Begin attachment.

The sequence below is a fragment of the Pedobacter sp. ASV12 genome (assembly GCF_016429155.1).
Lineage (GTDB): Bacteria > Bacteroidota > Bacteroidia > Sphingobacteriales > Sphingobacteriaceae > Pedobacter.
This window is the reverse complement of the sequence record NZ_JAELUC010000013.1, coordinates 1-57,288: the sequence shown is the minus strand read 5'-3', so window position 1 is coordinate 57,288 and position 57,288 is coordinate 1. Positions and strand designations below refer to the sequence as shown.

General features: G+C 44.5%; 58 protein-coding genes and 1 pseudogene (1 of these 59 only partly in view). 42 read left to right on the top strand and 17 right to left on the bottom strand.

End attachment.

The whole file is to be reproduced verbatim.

The sequence below is a fragment of the Pedobacter sp. ASV12 genome (assembly GCF_016429155.1).
Lineage (GTDB): Bacteria > Bacteroidota > Bacteroidia > Sphingobacteriales > Sphingobacteriaceae > Pedobacter.
This window is the reverse complement of the sequence record NZ_JAELUC010000013.1, coordinates 1-57,288: the sequence shown is the minus strand read 5'-3', so window position 1 is coordinate 57,288 and position 57,288 is coordinate 1. Positions and strand designations below refer to the sequence as shown.

General features: G+C 44.5%; 58 protein-coding genes and 1 pseudogene (1 of these 59 only partly in view). 42 read left to right on the top strand and 17 right to left on the bottom strand.